Just over a week ago, Pocket-lint reported that Huawei and fellow Chinese company ZTE were under investigation by the US government over alleged espionage threats posed to the United States by their products. The basis seemed to be that because they are partly state-owned, they could not be trusted to remain free from influence by the Chinese government.
Now Reuters news agency has published a report that two "people familiar with the probe" have revealed that, in Huawei's case at least, a review of security risks posed by suppliers to US telecommunications companies has found no clear evidence of the Chinese company spying for its country through its mobile devices.
"We knew certain parts of government really wanted [evidence of active spying]," one of the sources told Reuters. "We would have found it if it were there."
They claim that, while security vulnerabilities were found in the manufacturer's handsets, it was unclear whether they were placed there deliberately or if they are par for the course. After all, good hackers often find security vulnerabilities in smartphones and tablets - US-made ones, to boot.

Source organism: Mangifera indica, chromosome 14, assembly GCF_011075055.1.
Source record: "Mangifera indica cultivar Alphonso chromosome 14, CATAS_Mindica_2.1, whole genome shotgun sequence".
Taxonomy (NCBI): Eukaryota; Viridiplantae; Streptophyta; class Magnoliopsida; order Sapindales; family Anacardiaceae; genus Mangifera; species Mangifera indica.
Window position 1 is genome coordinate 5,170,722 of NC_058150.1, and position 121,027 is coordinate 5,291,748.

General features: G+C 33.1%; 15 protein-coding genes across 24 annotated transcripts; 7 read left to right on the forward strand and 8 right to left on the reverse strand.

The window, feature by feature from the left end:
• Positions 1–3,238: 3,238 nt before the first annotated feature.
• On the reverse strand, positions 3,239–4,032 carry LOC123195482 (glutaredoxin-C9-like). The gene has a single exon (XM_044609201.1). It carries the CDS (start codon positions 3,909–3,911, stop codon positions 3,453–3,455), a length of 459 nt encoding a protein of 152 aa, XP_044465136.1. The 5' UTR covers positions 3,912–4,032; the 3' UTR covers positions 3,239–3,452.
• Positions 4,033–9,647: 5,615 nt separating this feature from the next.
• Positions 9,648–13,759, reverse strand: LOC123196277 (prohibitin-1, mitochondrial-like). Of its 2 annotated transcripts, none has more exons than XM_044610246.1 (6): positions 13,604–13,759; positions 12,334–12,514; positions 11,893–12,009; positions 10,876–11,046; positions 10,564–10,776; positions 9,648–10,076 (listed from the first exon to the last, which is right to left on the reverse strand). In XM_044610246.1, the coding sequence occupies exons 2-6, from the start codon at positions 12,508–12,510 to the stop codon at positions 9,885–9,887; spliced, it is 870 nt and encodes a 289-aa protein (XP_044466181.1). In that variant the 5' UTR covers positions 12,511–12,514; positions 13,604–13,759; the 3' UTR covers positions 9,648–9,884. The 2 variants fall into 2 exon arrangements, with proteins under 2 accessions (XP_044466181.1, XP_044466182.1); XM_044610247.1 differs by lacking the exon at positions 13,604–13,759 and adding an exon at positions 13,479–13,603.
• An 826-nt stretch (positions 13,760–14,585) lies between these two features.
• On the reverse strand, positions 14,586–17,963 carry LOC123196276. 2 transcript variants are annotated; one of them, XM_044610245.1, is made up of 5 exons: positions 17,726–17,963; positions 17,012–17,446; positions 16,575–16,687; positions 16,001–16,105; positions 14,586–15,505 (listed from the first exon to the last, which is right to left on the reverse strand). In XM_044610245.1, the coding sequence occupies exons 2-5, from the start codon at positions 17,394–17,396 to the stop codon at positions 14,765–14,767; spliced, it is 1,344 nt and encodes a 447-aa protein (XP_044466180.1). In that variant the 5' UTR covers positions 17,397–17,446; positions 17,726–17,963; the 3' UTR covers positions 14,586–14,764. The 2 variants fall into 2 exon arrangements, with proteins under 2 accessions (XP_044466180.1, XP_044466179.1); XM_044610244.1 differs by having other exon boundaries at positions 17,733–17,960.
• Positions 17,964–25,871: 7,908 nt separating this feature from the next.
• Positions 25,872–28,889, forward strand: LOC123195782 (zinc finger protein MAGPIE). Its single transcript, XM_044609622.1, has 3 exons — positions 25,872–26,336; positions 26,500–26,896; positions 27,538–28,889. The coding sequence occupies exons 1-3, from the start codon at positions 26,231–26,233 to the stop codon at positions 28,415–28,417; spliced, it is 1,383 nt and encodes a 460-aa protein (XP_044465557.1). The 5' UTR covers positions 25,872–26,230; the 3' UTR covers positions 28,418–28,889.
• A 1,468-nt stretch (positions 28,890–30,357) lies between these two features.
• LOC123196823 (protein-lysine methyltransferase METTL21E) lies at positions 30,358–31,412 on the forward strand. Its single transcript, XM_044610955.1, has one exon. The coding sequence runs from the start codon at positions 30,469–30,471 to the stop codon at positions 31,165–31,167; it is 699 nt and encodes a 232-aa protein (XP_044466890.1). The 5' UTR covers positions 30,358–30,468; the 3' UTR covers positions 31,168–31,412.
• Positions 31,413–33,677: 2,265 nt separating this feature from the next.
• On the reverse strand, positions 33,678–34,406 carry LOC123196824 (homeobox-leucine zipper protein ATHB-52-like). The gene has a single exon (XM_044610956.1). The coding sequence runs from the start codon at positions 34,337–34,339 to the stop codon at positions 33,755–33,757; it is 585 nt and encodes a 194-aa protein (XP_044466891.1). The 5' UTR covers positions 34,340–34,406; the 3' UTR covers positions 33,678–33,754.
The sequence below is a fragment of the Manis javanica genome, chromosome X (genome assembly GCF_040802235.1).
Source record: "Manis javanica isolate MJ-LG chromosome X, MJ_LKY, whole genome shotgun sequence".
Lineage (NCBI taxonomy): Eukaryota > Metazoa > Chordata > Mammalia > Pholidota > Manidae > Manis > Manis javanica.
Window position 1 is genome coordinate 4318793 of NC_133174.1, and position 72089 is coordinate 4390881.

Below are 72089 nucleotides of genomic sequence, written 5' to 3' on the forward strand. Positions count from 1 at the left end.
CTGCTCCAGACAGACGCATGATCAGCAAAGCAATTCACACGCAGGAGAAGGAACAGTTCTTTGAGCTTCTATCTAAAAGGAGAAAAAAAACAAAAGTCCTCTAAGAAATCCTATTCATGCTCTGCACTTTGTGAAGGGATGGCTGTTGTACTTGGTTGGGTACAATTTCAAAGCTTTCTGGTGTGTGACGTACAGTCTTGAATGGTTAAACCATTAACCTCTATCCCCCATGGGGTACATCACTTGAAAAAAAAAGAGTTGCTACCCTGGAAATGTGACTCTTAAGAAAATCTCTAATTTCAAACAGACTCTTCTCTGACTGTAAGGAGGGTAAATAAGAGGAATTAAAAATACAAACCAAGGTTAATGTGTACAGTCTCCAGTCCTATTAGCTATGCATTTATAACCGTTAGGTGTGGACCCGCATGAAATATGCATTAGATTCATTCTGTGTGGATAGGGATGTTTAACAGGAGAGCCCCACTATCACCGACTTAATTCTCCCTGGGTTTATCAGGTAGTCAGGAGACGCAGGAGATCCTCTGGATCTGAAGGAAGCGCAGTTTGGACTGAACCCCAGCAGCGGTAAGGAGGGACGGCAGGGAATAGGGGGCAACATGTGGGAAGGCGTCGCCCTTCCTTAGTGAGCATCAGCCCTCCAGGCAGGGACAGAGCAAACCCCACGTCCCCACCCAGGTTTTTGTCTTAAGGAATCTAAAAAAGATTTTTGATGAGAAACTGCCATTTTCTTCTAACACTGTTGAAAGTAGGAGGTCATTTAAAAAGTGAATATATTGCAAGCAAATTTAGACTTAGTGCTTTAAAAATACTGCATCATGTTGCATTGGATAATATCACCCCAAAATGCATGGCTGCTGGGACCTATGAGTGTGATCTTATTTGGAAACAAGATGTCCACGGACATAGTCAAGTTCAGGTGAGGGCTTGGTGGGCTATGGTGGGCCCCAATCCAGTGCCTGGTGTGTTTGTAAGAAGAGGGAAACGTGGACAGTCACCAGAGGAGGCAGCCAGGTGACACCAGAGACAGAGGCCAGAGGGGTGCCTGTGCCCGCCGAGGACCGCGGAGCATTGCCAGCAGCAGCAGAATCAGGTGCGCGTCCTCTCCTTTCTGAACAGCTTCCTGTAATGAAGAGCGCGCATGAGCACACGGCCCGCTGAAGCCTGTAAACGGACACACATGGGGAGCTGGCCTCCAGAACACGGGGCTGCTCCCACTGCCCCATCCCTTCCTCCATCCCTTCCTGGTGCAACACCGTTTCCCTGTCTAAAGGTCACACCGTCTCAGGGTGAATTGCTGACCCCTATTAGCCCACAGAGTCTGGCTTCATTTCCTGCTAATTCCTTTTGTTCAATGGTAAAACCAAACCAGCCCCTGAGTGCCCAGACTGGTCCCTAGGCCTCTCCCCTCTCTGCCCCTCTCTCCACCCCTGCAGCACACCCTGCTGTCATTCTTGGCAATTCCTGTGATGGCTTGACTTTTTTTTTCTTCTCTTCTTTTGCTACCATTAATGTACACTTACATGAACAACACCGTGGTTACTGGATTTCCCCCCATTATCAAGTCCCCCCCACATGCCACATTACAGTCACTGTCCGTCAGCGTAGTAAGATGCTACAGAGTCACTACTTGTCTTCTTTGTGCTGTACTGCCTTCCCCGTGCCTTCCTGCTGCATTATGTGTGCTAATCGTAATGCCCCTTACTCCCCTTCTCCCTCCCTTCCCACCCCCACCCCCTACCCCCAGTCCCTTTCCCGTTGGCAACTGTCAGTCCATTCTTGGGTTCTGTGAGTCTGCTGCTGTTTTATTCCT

The White House refutes the claims reported by the news agency.
White House spokesperson Caitlin Hayden explained to Washington-based political site The Hill that no investigation had been made that cleared any mobile phone manufacturer.
"The White House has not conducted any classified inquiry that resulted in clearing any telecom equipment supplier as reported in Reuters," she said.
Hayden does admit: "Huawei was excluded from taking part in the building of America’s interoperable, wireless emergency network for first responders due to US Government national security concerns."
The plot thickens. Although it's becoming more Tinker Tailor Soldier Spy than James Bond.
Pic: (cc) nataliemarchant